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Reports indicate that a Sainsbury’s-Home Retail Group deal has been reached

Home Retail Group logo 725 x 500

It has been reported by The Guardian that a deal has finally been brokered between Home Retail Group and Sainsbury’s.

Sainsbury’s has succeeded in its three-month courtship of Home Retail Group, with a £1.3bn takeover of the Argos owner expected to be announced, according to leading investors in both groups.

Sainsbury’s had its first approach for Home Retail snubbed in November at a price believed to be around £1bn. But it returned to its target shortly after the New Year and now needs to put up a formal offer before 5pm on Tuesday or ask for an extension from the City’s Takeover Panel, which regulates bids and deals.

Investors are confident that a deal has been reached between the two parties at a price of slightly more than 160p a share. This represents a decent premium for Home Retail shareholders, who saw the stock dive below 100p prior to news of Sainsbury’s interest, and is not too high to scare off investors in Sainsbury’s.

Discussions stalled last week when Sainsbury’s initially came back with offers of around 150p a share. The Sainsbury’s management has promised its shareholders that it won’t overpay for its bid target, no matter how keen it is to secure a deal.

But talks today have been more productive, which doesn’t surprise Nick Bubb, the retail analyst. “Obviously if Sainsbury’s really wants to do the deal, they’d be stupid not to press on for the sake of 10p or so.”

One of the key hurdles for Sainsbury’s was to bring onside its largest shareholder, the Qatar Investment Authority (QIA). It has done this in the past few days by promising it will not overpay to win the deal. The QIA had always in the past made it clear that it preferred not to have its 25% stake diluted nor to put too much more money into its investment.

Sainsbury’s appears to have persuaded the QIA of the merits of the deal, which helps the UK group fend off further expansion by Amazon into the UK retail market.

The Guardian has reported that as many as 245 Argos shops could close if the merger goes through. Analysis by the property agent Harper Dennis Hobbs shows that 245 Argos stores are within at least half a mile of a Sainsbury’s outlet. Many of these would be under threat, with adverse implications for some of the 30,000 employees currently employed by Argos.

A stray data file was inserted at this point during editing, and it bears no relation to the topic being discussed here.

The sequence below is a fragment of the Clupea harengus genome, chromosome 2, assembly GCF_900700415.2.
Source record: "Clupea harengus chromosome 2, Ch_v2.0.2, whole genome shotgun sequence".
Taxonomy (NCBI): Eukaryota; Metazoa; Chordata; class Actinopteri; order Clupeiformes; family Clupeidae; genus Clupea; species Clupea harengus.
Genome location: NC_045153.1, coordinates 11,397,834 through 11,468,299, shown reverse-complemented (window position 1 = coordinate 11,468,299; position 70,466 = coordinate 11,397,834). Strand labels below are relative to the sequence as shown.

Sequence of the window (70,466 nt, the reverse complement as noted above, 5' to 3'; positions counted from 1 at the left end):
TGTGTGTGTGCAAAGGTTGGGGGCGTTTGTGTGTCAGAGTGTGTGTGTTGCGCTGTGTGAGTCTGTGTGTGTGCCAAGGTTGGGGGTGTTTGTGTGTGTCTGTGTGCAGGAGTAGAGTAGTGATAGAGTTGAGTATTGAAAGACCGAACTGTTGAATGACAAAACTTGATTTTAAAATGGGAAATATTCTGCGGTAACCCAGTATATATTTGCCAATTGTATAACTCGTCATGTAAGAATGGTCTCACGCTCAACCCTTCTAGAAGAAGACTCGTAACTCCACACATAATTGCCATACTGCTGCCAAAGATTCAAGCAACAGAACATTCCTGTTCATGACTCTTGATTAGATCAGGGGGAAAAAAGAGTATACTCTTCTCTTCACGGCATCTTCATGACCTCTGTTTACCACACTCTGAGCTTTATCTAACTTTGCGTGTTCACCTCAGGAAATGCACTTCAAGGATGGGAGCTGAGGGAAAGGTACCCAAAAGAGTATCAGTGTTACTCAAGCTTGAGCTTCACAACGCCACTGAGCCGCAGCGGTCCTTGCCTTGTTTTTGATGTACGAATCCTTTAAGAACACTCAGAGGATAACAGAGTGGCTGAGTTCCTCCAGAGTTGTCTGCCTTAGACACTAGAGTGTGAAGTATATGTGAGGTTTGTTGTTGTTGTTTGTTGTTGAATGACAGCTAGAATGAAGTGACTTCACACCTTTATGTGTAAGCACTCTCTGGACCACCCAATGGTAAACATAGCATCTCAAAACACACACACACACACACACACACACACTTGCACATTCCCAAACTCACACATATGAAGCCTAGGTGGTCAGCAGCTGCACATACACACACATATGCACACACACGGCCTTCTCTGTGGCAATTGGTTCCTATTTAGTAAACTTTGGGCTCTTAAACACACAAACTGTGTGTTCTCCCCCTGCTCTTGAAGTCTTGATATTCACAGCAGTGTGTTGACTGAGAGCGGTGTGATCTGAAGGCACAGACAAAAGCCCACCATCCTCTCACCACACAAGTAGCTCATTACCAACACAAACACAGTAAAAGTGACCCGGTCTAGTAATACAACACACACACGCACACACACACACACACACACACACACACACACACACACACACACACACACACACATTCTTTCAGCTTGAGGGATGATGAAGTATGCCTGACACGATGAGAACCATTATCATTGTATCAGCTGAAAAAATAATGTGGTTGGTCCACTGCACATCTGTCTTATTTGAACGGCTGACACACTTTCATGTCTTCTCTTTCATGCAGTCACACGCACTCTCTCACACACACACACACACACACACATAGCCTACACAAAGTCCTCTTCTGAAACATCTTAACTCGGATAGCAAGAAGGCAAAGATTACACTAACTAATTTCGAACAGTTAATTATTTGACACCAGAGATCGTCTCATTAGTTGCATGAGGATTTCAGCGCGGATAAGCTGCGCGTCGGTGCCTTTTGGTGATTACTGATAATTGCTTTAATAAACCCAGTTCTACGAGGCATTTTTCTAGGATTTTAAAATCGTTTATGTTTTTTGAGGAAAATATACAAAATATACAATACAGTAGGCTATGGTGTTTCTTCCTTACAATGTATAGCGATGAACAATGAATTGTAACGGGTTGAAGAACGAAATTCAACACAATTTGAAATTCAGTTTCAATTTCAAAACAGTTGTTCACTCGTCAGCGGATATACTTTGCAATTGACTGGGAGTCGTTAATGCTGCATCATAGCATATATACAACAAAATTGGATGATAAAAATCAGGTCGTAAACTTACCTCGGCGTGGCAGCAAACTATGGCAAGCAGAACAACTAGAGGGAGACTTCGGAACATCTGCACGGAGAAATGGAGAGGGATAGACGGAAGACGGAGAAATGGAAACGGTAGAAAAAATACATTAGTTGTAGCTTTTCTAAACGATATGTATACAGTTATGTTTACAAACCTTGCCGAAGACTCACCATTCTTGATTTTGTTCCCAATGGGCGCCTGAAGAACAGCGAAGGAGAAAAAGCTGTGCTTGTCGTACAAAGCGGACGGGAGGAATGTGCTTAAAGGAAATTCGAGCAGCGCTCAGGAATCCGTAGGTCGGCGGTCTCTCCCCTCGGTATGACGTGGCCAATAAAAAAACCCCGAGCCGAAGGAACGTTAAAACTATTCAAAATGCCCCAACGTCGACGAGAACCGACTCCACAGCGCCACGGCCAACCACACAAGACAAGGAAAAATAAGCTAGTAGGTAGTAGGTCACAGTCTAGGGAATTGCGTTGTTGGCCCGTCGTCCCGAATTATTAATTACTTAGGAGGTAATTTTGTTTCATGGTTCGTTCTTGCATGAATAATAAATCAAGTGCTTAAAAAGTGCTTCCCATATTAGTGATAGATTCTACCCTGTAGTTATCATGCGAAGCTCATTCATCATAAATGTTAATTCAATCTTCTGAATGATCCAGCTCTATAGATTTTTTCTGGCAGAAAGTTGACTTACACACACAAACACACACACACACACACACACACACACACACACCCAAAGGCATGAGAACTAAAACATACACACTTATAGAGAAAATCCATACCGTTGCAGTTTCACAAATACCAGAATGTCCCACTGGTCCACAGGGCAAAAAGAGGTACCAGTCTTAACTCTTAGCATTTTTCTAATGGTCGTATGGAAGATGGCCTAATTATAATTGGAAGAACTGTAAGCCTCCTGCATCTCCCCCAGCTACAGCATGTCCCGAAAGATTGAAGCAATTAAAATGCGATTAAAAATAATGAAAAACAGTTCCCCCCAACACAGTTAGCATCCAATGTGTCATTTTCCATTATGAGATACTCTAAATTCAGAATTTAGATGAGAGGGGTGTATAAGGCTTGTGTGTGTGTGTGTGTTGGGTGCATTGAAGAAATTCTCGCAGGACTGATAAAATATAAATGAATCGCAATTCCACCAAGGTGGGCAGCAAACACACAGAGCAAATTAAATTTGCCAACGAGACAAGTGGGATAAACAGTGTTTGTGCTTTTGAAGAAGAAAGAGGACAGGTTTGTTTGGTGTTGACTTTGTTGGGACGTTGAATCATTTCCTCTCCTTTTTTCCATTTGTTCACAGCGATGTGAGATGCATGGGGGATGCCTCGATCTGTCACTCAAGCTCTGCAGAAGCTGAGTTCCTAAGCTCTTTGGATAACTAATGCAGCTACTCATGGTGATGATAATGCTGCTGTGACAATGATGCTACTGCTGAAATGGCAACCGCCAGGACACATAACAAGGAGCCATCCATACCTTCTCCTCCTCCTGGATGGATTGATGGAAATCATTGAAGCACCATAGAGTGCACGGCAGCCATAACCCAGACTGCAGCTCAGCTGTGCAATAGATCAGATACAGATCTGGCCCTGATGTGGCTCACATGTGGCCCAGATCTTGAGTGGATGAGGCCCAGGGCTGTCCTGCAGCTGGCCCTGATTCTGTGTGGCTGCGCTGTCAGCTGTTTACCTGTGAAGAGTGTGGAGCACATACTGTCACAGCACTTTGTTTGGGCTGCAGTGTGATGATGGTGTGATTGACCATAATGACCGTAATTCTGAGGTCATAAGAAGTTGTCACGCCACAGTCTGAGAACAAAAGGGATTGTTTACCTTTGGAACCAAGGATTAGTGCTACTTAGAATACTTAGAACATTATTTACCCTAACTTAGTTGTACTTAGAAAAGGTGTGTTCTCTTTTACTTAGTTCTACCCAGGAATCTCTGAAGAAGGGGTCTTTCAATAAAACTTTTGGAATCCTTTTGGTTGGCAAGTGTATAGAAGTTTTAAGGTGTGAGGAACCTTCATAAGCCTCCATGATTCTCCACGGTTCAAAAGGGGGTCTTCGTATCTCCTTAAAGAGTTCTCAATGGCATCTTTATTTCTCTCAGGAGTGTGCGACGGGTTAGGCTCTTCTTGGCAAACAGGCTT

The supermarket’s chief executive, Mike Coupe, had a demanding job persuading sceptical investors of the merits of the deal but increasingly analysts and industry watchers have been won round.

Home Retail Group’s largest shareholders are Schroders, with 19%, and Toscafund, with 7.25%. Both are believed to support the merger. Home Retail shares were up more than 5% today at 144p in expectation of a deal.

Home Retail Group’s recent £340m sale of the DIY chain Homebase, to the Australian retail group Wesfarmers, made it easier for Sainsbury’s to purchase the retailer, given it had little interest in entering the hardware sector.

John Walden, Home Retail’s boss, insisted recently that Argos would be able to survive on its own, but the group’s ability to fend off a takeover was damaged by its profits warning after a tough christmas.

Jamie Merriman, an analyst at the asset management firm Bernstein, has warned that a standalone Argos would struggle to lift sales at its established stores and faced increased costs from the implementation of the national living wage. The removal of Argos services from more than 100 Homebase stores under Wesfarmers’ ownership would also affect sales and profits.

In a note published last month, Merriman said a deal with Sainsbury’s would mean Argos stores could move into spare space in its new owner’s supermarkets. But she added: “We have long argued that Home Retail faces significant structural challenges at Argos and that like-for-like sales growth is not ensured. We do not believe that an acquisition by Sainsbury’s would dramatically change this.”

Home Retail last week warned that profits would be lower than expected this year after a tough Christmas for Argos. Some analysts said the poor performance made a bid from Sainsbury’s less likely as the supermarket is still trying to persuade its shareholders that a bid makes sense.

Source : David Hellier – The Guardian

01 February 2016

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